Though unassuming by nature, Martinez had tried at 16 to buy a Mercedes. When the dealer refused to take seriously a Mexican kid acting as if he could afford a luxury car, he bought a BMW instead. But those days ended when he gave up the BMW for a white Prius.

In Martinez's first four years on the tour, he always ranked in the world's top 10. Yet by 2009, even though beverage company Monster Energy provided him with a lucrative contract, he was surfing without the logistical help of a major clothing sponsor—something unheard-of on tour.

Martinez had gotten in a beef with his sponsor Reef. It was not his first dispute with a sponsor. They had begun during his first full year trying to qualify with the sunglasses-and-apparel manufacturer Oakley, headquartered in Foothill Ranch. Twice, when he was injured and unable to compete in Australia and Brazil, the brand asked him to attend contests to support the other surfers it sponsored—"your team riders" is how he says Oakley put it. He would honor Oakley's other requests, Martinez says, but explained that although he was on Oakley's team, the other surfers were his competition, and thus refused to go.

"He was never a very good puppet . . . which some of these [pro surfers] quite frankly have to be," says Taylor, who has represented Martinez since 1987. "He doesn't go for peer pressure."

Taylor says a meeting about Martinez's contract in 2008 ended the surfer's relationship with Reef. As he remembers it, Reef's then-vice-president of marketing, Kevin Flanagan, questioned Martinez's desire to travel the tour while in contract negotiations over his salary. "Are you really a surfer? Or do you just want to sit at home and play with your dogs?" Taylor remembers Flanagan asking Martinez.

"Bobby would never look at that company in the same way again," says Taylor. "It questioned his heart and his ethic: 'Do you really want to be a surfer, or do you just want to make more money?' Bobby really hungered for the world title."

When Martinez thought Flanagan went back on a promise to increase his salary in 2008, he walked away from negotiations. He went on to win Teahupoo again in 2009 and finished eighth in the world. O'Neill signed him for 2010. But soon, he was taking on the ASP itself, a worldwide organization based in Australia with regional offices in Huntington Beach.

In late 2009, the ASP set into motion changes to fend off a competing tour and to make surfing more exciting in their minds. Instead of two separate tours, all surfers would fall under a One World Ranking, with the top 34 qualified for the contests that decide the champion. But now, anyone falling out of the 34 would be cut mid-season, not annually.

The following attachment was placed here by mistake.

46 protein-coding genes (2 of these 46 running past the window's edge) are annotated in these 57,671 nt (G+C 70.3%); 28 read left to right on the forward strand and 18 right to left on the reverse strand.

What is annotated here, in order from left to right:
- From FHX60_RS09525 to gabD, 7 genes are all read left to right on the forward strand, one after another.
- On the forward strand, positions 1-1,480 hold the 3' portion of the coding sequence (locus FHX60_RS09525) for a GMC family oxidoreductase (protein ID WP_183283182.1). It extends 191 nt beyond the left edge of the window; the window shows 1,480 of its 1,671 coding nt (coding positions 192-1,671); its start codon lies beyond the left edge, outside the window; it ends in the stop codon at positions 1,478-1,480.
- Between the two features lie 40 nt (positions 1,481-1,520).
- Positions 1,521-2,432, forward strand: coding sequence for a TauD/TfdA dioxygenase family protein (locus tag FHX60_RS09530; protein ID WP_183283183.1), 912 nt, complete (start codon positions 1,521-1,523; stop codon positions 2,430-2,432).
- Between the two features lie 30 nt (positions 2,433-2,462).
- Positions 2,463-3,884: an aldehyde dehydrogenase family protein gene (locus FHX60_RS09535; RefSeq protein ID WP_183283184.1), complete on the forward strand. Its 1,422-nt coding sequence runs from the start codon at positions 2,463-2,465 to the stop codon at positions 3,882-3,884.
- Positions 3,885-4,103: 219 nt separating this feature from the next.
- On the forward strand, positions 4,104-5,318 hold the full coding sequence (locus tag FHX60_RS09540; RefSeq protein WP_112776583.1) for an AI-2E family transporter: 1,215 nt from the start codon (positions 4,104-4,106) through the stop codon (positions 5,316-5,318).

Martinez believed the changes, which borrowed from professional tennis, were a terrible fit for surfing, a sport far different from tennis' controlled environment. The location schedule for the tour favors certain styles of surfers during the first half of the year, others during the second. He gives an analogy: What if a tennis player who played well on hard courts was disqualified from the U.S. Open in September because he or she failed on the French Open's clay courts in May? And he remembered how his first year felt on the Dream Tour. Everyone deserved a whole year to savor.

He took up his grievance with Brodie Carr, the ASP's CEO, who agreed with him, but nothing came of it. The union, World Professional Surfers, claimed surfers voted for the changes. Martinez found the claim absurd since no official poll was taken. World-title contenders now had to surf the lower qualifying events to stay in the top 34. And with the ASP changing points values for all events, many were confused about which events to surf.

In 2010, Martinez dropped to 20th in the world. Among other reasons, friends say, the traveling hurt his focus. Last year, just before the ASP hit Brazil for the Billabong Rio Pro, Martinez's grandfather died. If he surfed, he'd miss the funeral. "I had to tell him, 'If you don't go to this, you will not have a chance to re-qualify,'" says Lee. Martinez beat Slater, came in fifth and got a tattoo in honor of his grandfather.